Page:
Hi there. I read the article from your link (kind of old but OK to understand the basics). Now there is something I can't understand: "800MHz FSB = DDR2 533MHz ( Ideal ) or DDR2 400MHz ( Matched but Slow. ) 1066MHz FSB = DDR2 667 ( Good ) or DDR2 533MHz ( Matched )".
If you have an Intel based platform with a FSB 800 CPU means that your basic FSB is 800 / 4 (Quad pumped) = 200. This means you should purchase the memory running at 200 * 2 = 400MHz. The article says to this combination "Matched but Slow". The 533MHz Ram has a basic freq. of 533 / 2 = 266MHz. How can this combination be IDEAL???.
I read in another article that running a FSB:RAM ratio of 1:1 is the best match but you will get better performance running the mem. 2 x FSB in an ratio of 1:2. In another words for an Intel based platform with a 800MHz FSB CPU the best combination would be buying 800MHz RAM (running the system in a 1:2 ratio).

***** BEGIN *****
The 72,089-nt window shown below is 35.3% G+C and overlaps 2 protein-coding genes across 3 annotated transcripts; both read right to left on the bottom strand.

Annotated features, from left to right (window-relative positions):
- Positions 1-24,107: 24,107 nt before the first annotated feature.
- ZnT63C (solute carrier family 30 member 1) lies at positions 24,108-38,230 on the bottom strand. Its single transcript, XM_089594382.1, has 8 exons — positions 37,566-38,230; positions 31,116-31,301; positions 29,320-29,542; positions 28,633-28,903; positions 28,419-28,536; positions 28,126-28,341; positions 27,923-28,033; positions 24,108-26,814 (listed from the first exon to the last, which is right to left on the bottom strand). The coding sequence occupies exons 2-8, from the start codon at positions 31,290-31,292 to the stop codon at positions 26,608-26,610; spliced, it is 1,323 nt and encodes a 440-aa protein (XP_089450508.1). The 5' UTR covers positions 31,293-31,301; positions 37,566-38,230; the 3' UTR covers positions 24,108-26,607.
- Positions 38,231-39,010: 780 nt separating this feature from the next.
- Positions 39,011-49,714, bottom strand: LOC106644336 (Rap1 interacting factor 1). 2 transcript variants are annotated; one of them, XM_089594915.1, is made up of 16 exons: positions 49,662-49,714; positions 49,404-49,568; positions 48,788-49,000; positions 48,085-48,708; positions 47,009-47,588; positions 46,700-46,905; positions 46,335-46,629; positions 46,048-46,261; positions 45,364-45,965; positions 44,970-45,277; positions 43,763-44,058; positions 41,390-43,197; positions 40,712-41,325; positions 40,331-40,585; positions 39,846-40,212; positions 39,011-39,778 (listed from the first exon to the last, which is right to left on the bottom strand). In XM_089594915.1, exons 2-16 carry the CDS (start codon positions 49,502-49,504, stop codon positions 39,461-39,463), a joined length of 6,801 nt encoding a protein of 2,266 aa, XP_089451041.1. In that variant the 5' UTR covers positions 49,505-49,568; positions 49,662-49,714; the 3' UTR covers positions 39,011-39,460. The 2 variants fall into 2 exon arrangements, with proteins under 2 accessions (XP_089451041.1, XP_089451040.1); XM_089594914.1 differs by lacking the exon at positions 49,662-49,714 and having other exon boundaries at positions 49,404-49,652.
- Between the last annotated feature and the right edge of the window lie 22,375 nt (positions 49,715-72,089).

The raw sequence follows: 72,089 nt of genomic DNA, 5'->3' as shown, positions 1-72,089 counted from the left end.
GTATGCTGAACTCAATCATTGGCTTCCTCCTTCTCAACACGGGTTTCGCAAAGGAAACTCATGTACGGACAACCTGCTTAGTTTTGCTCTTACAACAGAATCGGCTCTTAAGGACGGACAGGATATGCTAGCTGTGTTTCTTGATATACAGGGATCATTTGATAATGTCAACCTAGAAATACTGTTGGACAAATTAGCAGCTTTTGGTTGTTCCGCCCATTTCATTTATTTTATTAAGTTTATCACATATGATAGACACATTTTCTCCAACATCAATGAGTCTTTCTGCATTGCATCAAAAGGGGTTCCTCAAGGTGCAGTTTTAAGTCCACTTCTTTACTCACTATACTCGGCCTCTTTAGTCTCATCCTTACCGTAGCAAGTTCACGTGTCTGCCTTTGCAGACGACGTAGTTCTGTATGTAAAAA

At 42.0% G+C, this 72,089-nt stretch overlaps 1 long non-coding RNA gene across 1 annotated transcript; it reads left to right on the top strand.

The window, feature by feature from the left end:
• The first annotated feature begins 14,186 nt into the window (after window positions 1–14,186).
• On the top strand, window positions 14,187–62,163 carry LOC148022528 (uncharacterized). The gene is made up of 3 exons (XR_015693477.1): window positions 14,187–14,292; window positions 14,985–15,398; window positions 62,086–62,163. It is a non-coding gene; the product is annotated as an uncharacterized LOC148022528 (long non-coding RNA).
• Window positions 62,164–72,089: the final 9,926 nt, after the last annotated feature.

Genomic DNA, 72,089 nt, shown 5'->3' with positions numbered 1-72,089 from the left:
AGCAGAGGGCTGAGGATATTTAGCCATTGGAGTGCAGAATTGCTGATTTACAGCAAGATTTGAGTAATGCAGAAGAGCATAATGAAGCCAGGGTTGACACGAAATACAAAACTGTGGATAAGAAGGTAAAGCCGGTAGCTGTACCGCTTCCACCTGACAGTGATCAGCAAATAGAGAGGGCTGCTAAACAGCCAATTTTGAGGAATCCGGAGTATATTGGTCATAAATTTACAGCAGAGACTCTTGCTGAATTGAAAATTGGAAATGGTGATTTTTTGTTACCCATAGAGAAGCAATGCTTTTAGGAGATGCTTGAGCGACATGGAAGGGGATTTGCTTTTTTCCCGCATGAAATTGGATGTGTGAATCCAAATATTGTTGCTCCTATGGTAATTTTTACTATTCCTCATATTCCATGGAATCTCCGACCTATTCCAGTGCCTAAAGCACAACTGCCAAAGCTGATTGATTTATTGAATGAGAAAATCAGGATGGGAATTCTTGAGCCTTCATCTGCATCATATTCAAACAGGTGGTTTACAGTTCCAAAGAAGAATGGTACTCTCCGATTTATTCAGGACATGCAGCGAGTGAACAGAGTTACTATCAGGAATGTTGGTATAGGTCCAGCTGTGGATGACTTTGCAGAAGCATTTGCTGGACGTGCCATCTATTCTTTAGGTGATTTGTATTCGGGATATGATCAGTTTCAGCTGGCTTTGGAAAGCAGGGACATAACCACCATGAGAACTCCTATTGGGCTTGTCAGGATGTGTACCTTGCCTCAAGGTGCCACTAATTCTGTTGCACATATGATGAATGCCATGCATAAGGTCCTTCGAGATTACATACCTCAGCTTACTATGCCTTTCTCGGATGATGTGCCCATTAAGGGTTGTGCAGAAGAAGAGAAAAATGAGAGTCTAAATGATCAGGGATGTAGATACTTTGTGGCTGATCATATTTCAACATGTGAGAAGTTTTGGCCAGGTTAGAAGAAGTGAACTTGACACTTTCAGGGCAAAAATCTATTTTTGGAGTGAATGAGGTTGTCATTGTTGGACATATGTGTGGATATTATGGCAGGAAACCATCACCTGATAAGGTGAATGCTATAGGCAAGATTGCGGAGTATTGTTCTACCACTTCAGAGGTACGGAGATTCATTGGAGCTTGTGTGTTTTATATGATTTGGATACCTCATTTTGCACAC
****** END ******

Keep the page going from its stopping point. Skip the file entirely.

I personally want to buy a 7xxx CPU with FSB 1066. To have a 1:1 ratio I would have to buy 1066 / 2 = 533MHz DDR2 modules (which run at a base freq. of 266MHz). But what if I buy DDR2@1066 MHz modules? According to the other articles I would run the system in a 1:2 ratio.